Explore The Fairy Glen, The Scottish Valley So Magical That Legend Says Fairies Created It

Published March 7, 2020

Scotland's Fairy Glen, located in the lowlands on the Isle of Skye, is renowned for its magical landscape, basalt rock formations, and mythical lore.

Magical Fairy Glen
The Pond In The Fairy Glen
Crystal Waters Fairy Glen
Scottish Green Glen
Explore The Fairy Glen, The Scottish Valley So Magical That Legend Says Fairies Created It
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Scotland's Fairy Glen on the isle of Skye sounds like what it is: a magical landscape rich in dramatic rock formations, lush, cone-shaped hills, ponds, and waterfalls. Its whimsy evokes a certain sense of wonder — and its easy to see why Scottish folklore is ripe with stories of fairies.

While there are no stories that specifically link the Fairy Glen to fairies, it is sometimes said that the mythical creatures created the enchanted landscape — and still dwell there. Geologically (and realistically) speaking, Scotland's Fairy Glen was formed by an ancient landslide.

Its supernatural aura nonetheless draws many adventurers who dare to believe otherwise.

Visiting The Fairy Glen

Situated between a couple of small villages named Sheader and Balnacnoc on the Trotternish Penisula, the Fairy Glen nestles inside an area of farmland. There is one road that leads there, but the seclusion of the Glen is just one of its many draws.

Rolling Hills In The Fairy Glen

Legend has it this land was created by fairies and some still dwell there. Science has it that the Fairy Glen was the result of a landslip.

However, it can be difficult to experience the Fairy Glen in solitude as it's one of the most popular attractions on Scotland's Isle of Skye.

"During the day, this place is flooded with people," noted photographer Robert Lukeman. "Around sunset, all the tour buses leave, and suddenly it's completely empty and quiet. The only sounds you can hear are those from the local sheep."

This is when the magic of Fairy Glen truly comes in to focus.

Fairy Lore In Scottish Culture

Scottish folklore, and on the Isle of Skye particularly, is steeped in tales of fairies, or by the old spelling, "faeries."

Most every ancient waterway, well, and lake was believed to be protected by a fairy. Furthermore, if you wanted the fairy to continue protecting the waterway, there were certain rules you had to follow.

Panorama Of The Glen In Fall

FlickrMoss and mushrooms abound in this land of whimsy — and sheep too.

The first rule: never let a fairy overhear you calling them a fairy. They prefer to be called "fair folk" and consider it rude to be called anything else. Upsetting them can bring bad luck — such as causing crops to fail. Something like this can be truly catastrophic, so its best not to mess with fairies as Fair folk are considered to keep the balance between good and evil.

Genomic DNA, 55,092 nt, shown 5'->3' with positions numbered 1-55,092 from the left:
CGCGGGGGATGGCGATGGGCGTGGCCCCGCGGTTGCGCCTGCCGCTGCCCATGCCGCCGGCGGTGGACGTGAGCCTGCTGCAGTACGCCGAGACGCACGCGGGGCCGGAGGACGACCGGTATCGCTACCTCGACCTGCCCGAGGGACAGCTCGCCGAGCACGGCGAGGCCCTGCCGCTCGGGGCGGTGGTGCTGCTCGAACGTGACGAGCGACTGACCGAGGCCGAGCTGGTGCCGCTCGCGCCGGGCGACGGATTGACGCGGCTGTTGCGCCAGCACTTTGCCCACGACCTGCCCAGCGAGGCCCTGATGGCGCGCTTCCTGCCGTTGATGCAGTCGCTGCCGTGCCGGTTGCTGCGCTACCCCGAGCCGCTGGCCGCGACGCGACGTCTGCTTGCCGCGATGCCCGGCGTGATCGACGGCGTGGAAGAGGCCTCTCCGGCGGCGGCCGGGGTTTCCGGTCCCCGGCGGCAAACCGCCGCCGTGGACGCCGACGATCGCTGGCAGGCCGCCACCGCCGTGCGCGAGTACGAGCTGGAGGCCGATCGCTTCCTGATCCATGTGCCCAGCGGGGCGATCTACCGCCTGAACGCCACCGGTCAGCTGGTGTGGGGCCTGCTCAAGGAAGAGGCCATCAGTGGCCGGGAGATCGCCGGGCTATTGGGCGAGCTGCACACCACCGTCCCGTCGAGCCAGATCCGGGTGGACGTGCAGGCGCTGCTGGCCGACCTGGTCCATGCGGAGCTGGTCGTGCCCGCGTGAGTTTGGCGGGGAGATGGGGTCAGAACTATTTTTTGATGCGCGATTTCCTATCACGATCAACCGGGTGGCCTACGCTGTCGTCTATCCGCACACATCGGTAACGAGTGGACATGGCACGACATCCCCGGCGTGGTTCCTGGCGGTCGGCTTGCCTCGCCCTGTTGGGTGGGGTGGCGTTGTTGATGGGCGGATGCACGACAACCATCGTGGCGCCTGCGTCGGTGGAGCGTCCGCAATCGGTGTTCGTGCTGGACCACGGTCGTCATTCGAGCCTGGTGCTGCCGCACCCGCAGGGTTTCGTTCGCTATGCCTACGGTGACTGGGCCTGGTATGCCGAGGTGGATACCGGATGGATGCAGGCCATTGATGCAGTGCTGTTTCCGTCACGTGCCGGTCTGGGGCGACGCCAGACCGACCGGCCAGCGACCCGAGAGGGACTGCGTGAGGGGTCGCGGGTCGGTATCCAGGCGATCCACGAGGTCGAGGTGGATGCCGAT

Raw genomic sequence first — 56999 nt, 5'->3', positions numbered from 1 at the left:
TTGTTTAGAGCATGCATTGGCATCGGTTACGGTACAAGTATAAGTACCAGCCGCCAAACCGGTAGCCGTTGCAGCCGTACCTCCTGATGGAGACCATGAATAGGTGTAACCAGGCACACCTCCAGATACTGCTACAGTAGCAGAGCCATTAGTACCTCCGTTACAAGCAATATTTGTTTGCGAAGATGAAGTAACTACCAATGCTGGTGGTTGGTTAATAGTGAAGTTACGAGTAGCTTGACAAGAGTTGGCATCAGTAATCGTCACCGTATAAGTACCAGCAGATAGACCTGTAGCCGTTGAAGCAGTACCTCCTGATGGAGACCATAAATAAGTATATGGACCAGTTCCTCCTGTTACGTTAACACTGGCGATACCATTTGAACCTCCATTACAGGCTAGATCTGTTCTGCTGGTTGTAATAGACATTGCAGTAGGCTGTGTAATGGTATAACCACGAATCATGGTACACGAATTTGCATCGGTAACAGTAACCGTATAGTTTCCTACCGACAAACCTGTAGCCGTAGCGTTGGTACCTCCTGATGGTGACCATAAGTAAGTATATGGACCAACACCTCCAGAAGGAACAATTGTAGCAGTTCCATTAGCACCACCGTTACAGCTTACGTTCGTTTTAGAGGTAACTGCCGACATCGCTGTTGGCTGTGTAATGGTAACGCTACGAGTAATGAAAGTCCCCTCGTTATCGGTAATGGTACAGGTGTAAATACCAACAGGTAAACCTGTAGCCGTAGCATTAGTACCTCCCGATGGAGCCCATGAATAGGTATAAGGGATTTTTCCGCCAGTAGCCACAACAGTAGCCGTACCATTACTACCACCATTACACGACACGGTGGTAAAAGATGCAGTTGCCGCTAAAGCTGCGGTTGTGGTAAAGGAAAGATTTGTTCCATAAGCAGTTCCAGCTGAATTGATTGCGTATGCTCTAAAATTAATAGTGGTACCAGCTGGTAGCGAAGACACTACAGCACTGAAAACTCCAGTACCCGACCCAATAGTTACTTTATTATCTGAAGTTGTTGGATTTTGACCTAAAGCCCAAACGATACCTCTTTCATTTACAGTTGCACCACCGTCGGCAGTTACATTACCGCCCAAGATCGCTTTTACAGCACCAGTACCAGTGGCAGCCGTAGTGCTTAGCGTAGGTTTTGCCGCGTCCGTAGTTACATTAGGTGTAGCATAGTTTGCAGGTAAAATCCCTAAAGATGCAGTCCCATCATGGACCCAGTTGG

Second: Fairies can spot a liar, so always be honest. They know if you have lied to them and this is another form of disrespect they don't take lightly. Third: Wearing the color green is not a good idea. Fairies believe this color belongs to them.

However, not all fairies are impatient with humans and apparently, some even try to avoid us entirely.

The Fairy Glen's Rock Formations

The clusters of hills here contain ridged mounds and resemble upside-down beehives. Small ponds sprinkled throughout the knolls reflect the natural colors within the glen. These hues are especially vivid in the middle of the day, but take on a whole new beauty when doused in the colors of the sunset.

Among its many draws, the Fairy Glen is also bespeckled with uncanny rock formations. The largest basalt rock formation actually resembles a castle tower and has fittingly been dubbed "Castle Ewan."

If you're limber, you can climb a steep trail that leads to the highest point in the Glen for a fantastic view. You'll see that behind Castle Ewan, there is a tiny cave where people have taken to pressing coins into cracks in the rock to bring themselves good luck.

Drone footage of the Isle of Skye's mystical Fairy Glen.

The smaller rock formations — aside from the larger, more permanent spiral, are actually made by visitors. No, not the otherworldly, flittering kind, but tourists. Recently, people have started moving the smaller rocks to create spirals or other patterns on the ground.

Locals who live near the Fairy Glen repeatedly remove the tourists' attempts at sculpting rock formations of their own in order to keep the glen as nature intended it. They consider moving things around an act of vandalism, so if you visit, be sure you leave things as you found them.

Next, gaze upon more natural splendor and be a virtual tourist to these 21 most surreal landscapes on the planet. Then find out the disturbing truth behind the fairy tale of Hansel and Gretel.

Erin Kelly
An All That's Interesting writer since 2013, Erin Kelly focuses on historic places, natural wonders, environmental issues, and the world of science. Her work has also been featured in Smithsonian and she's designed several book covers in her career as a graphic artist.
Leah Silverman
A former associate editor for All That's Interesting, Leah Silverman holds a Master's in Fine Arts from Columbia University's Creative Writing Program and her work has appeared in Catapult, Town & Country, Women's Health, and Publishers Weekly.